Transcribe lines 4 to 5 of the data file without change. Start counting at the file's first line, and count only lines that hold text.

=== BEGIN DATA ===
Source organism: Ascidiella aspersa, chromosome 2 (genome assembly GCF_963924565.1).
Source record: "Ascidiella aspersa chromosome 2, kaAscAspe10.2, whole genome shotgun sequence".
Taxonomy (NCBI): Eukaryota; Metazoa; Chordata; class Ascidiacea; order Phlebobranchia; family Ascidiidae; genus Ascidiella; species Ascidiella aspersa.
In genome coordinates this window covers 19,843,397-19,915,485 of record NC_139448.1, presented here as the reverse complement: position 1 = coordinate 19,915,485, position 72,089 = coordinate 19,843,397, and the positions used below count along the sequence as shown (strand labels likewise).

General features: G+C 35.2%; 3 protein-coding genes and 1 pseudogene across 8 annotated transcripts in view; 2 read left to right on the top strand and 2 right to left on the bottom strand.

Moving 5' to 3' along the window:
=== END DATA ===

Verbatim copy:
In genome coordinates this window covers 19,843,397-19,915,485 of record NC_139448.1, presented here as the reverse complement: position 1 = coordinate 19,915,485, position 72,089 = coordinate 19,843,397, and the positions used below count along the sequence as shown (strand labels likewise).

General features: G+C 35.2%; 3 protein-coding genes and 1 pseudogene across 8 annotated transcripts in view; 2 read left to right on the top strand and 2 right to left on the bottom strand.